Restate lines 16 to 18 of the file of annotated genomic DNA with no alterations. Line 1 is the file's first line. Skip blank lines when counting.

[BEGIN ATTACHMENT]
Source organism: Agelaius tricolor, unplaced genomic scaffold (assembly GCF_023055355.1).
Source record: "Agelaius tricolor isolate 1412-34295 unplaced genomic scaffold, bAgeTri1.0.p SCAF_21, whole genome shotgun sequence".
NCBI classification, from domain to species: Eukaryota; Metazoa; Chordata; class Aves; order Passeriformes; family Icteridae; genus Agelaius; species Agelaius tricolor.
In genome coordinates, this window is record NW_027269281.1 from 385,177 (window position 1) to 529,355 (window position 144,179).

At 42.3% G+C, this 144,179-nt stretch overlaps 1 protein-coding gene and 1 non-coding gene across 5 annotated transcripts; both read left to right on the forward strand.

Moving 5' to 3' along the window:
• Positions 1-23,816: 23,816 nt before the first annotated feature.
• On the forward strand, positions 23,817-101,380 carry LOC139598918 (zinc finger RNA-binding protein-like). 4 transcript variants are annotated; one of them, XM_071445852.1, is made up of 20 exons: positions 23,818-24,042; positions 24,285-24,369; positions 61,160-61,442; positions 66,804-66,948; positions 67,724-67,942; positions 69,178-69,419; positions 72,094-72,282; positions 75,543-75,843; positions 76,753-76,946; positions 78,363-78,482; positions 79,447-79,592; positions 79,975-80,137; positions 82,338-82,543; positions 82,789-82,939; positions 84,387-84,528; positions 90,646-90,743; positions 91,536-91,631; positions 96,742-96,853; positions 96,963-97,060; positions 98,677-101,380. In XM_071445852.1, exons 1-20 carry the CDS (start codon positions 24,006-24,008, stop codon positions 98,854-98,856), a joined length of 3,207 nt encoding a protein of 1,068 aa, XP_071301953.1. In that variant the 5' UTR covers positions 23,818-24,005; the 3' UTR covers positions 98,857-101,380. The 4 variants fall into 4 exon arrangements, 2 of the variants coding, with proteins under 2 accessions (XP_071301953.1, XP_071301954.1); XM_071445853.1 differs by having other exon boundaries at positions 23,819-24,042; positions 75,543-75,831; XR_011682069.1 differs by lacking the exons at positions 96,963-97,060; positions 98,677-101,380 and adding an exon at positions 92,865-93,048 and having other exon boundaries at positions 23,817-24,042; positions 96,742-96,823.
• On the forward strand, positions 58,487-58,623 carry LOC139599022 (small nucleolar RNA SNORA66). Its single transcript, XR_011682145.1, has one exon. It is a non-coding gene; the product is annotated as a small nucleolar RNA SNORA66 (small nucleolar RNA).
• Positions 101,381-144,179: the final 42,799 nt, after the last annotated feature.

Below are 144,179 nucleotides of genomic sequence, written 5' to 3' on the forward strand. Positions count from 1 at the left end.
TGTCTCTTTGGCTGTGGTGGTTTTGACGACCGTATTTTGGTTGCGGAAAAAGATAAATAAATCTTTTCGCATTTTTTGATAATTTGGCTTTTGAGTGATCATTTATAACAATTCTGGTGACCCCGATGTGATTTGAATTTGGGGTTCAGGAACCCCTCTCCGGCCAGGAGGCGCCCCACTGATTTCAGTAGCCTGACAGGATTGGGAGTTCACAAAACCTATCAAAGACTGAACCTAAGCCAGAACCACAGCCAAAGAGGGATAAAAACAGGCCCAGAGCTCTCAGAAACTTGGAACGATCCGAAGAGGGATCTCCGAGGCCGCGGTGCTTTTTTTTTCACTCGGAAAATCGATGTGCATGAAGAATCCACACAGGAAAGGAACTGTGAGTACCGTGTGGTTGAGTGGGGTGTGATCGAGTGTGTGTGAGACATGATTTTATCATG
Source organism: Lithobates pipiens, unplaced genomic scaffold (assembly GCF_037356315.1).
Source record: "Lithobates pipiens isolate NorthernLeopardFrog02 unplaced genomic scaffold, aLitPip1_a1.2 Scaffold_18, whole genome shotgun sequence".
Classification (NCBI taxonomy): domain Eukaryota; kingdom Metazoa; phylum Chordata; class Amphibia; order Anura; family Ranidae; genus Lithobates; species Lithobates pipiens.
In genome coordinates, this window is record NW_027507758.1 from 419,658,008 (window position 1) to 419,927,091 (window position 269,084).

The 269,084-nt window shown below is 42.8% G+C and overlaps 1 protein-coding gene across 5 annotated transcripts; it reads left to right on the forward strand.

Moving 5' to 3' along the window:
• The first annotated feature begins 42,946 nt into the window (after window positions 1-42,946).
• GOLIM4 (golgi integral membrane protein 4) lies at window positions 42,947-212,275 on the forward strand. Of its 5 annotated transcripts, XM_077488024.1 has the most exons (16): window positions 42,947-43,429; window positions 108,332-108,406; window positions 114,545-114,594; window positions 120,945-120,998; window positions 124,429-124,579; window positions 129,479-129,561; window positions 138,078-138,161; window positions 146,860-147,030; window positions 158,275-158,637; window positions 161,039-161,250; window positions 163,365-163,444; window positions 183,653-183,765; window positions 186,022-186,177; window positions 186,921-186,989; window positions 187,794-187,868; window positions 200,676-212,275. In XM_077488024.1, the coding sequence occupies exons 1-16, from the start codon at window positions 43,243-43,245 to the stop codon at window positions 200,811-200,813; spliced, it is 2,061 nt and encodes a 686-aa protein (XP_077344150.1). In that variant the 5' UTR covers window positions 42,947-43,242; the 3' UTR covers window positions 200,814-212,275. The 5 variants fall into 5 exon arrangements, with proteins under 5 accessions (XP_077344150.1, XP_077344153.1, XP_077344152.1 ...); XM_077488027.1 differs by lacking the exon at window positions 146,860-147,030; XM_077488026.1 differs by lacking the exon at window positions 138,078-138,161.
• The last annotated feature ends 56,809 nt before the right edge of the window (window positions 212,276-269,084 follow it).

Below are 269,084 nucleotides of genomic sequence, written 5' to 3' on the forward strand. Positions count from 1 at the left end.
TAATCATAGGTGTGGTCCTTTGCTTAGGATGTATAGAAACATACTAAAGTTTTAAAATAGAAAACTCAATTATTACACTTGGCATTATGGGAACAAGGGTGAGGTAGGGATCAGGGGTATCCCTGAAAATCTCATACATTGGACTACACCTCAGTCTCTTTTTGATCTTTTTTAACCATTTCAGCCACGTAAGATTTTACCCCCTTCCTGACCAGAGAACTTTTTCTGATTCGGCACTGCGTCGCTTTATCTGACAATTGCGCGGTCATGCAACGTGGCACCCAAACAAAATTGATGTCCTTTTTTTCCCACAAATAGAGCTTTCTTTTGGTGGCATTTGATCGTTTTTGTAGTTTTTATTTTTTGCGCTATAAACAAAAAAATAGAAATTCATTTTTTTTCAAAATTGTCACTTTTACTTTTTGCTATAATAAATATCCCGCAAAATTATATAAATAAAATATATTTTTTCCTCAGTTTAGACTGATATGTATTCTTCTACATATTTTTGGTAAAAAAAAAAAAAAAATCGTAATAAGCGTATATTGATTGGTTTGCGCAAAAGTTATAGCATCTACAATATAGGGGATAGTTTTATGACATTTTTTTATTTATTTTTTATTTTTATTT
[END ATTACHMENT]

In genome coordinates, this window is record NW_027507758.1 from 419,658,008 (window position 1) to 419,927,091 (window position 269,084).

The 269,084-nt window shown below is 42.8% G+C and overlaps 1 protein-coding gene across 5 annotated transcripts; it reads left to right on the forward strand.

Moving 5' to 3' along the window: